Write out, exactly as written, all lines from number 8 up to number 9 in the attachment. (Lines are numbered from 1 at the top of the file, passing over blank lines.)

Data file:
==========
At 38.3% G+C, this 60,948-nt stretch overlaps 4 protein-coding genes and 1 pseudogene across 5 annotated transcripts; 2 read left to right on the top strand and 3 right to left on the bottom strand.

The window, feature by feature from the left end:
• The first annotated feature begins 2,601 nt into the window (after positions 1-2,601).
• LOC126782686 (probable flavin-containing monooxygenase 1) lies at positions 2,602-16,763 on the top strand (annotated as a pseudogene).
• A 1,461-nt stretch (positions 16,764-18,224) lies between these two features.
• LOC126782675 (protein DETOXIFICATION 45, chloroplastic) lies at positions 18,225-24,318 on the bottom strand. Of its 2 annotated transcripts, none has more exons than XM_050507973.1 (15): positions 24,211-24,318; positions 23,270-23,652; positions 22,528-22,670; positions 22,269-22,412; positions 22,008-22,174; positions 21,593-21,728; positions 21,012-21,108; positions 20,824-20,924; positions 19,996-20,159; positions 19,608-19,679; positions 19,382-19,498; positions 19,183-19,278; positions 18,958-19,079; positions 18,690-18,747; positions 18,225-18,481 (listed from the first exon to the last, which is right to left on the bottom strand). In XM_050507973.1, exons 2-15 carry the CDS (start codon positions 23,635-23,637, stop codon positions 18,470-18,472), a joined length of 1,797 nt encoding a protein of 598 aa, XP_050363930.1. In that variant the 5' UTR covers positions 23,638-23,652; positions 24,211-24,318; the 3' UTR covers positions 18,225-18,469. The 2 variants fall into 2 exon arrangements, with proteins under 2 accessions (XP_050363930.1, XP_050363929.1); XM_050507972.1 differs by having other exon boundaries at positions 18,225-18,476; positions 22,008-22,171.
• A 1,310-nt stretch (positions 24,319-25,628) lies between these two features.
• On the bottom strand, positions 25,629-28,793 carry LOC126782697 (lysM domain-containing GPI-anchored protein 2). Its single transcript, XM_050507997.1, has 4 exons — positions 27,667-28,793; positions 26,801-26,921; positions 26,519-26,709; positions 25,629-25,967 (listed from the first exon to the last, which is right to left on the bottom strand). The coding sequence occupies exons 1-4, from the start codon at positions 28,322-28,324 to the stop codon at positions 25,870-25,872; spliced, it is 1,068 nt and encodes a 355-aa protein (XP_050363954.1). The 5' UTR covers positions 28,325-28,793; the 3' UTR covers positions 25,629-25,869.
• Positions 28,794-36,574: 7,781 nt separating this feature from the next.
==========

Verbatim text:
• On the bottom strand, positions 25,629-28,793 carry LOC126782697 (lysM domain-containing GPI-anchored protein 2). Its single transcript, XM_050507997.1, has 4 exons — positions 27,667-28,793; positions 26,801-26,921; positions 26,519-26,709; positions 25,629-25,967 (listed from the first exon to the last, which is right to left on the bottom strand). The coding sequence occupies exons 1-4, from the start codon at positions 28,322-28,324 to the stop codon at positions 25,870-25,872; spliced, it is 1,068 nt and encodes a 355-aa protein (XP_050363954.1). The 5' UTR covers positions 28,325-28,793; the 3' UTR covers positions 25,629-25,869.
• Positions 28,794-36,574: 7,781 nt separating this feature from the next.